A Permanent Cut of $2,300 per Year


The Center for Retirement Research says that the "Great Recession" has cost retirees a lot of money. As bad as that sounds, what's really bad about it is that about 700,000 people are going to be living much closer to the poverty line:
  • Workers between the ages of 25 and 34 in 2008 (the height of the recession) will see an average drop of 4.9 percent in retirement income after age 70 — a hit to their pocketbooks of roughly $3,000 a year. Furthermore, the slowdown in wage growth will accumulate over their entire careers.
  • Those between the ages of 55 to 64 in 2008 will see a 4.1 percent drop in retirement income, primarily in the form of lower Social Security benefits. This problem is compounded by the fact that many older workers who lost their jobs during the recession were forced into early retirement.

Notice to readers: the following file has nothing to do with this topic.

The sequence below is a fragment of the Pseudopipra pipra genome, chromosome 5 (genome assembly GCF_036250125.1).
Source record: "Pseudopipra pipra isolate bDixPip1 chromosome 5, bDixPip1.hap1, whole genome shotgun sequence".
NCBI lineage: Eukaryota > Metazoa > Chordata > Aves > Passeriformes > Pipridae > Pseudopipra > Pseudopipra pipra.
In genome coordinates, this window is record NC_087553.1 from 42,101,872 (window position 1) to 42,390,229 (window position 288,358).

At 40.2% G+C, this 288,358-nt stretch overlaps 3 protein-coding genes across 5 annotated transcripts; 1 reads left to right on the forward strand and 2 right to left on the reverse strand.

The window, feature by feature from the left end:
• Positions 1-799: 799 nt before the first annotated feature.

• Future retirement income will fall the most for those with the highest incomes. Among the youngest age group, for example, those in the top 20 percent income bracket will lose $7,500 annually, while those in the bottom group will lose only $400 a year.
  • The decline in household income will increase the number of Americans living on limited incomes at age 70. Among people between the ages of 25 to 64 in 2008, the share with incomes below 125 percent of the federal poverty level at age 70 will increase 7.4 percent. That translates into an additional 711,000 adults living in or near poverty.
Economic instability sometimes comes with a permanent effect on members of society. It's not enough to talk about how we're "coming out" of a recession; some people are permanently damaged by hard times.